The Front Walk: Conception

– Posted in: Front Walk, Hardscaping and Projects, New House, New Gardens

There is no front walk.

the three front doors of an old house with three additions

Left to right: the dining room door, the kitchen door, and the living room doors.

Three entrances on our house face the road, and there is no paved walkway at all from any of them to the edge of the road, nor even a footpath worn in the grass. It is one unbroken expanse of lawn.

Why is there no front walk?

We live out in the country, and there are no sidewalks along the edge of the road, so there is no reason for a front walk to connect with a sidewalk. The road is narrow, so visitors coming by car would not park along the road in front of the house, but would park in the driveway, and most likely enter from the garage door, which has a doorbell. Really, the only reason to have a walk from the house to the road is to make it easier for us to get the mail out of the mailbox. The former owners probably drove up to the mailbox on their way home from work, so didn’t have much need for a paved pathway to the roadside mailbox. But about a third of this family are home every day, and we walk from the house to the mailbox to get the mail.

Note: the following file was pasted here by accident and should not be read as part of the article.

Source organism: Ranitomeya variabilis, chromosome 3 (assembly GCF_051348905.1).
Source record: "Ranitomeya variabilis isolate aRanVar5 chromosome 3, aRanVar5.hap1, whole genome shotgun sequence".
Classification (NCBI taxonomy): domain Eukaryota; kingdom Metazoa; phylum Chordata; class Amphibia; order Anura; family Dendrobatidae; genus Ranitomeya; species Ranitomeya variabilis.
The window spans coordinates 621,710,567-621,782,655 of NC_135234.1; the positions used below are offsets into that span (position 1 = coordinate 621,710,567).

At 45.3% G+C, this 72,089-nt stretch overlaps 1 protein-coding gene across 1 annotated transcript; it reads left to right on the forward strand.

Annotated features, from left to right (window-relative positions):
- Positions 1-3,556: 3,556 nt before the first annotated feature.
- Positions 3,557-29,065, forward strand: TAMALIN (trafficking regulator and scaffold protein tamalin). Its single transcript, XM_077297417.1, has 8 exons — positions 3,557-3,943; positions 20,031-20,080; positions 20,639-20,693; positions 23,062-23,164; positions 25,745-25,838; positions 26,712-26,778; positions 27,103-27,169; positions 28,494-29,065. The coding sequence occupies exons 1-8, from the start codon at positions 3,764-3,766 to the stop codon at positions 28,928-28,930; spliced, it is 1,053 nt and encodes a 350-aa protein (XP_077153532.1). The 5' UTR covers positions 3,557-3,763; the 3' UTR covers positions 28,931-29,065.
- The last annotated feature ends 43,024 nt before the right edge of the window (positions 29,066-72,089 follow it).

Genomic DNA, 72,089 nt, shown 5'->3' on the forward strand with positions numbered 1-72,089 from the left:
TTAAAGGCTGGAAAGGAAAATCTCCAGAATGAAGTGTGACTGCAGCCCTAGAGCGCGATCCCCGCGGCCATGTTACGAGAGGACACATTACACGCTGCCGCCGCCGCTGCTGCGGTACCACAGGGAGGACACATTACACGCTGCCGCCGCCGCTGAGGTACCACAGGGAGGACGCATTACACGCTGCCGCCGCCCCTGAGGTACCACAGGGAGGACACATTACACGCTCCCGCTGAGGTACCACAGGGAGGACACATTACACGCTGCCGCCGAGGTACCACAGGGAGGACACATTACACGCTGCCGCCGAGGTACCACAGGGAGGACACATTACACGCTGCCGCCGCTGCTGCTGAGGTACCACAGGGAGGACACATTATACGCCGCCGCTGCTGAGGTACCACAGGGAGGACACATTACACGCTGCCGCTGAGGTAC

What kind of front walk shall we have?

I started pondering this lack last winter, a few months after we had moved in. The first thing to settle was, from which door should the walkway begin? I considered the double doors of the original building, which because of their size, and because they opened onto a foyer intended for receiving guests, would certainly have been the logical choice before the rest of the house was built.

But as currently constructed, the kitchen is the physical center of the house, has a welcoming little porch, and is directly across from the mailbox. I did some research, and found experts recommended a main path to the house be wide enough for two to walk side-by-side, four to six feet. I was tempted to just go with four feet, as that was surely the most economical. But I wanted the walk to complement the rest of the house and not be a niggardly appendage that screamed “We were too cheap to do this right!” So I paced it out on the snow, and found that aligning the edges of the walk with the uprights supporting the porch worked very well:

It's 45 feet from the edge of the road to the door. Those two shrubs are no longer there.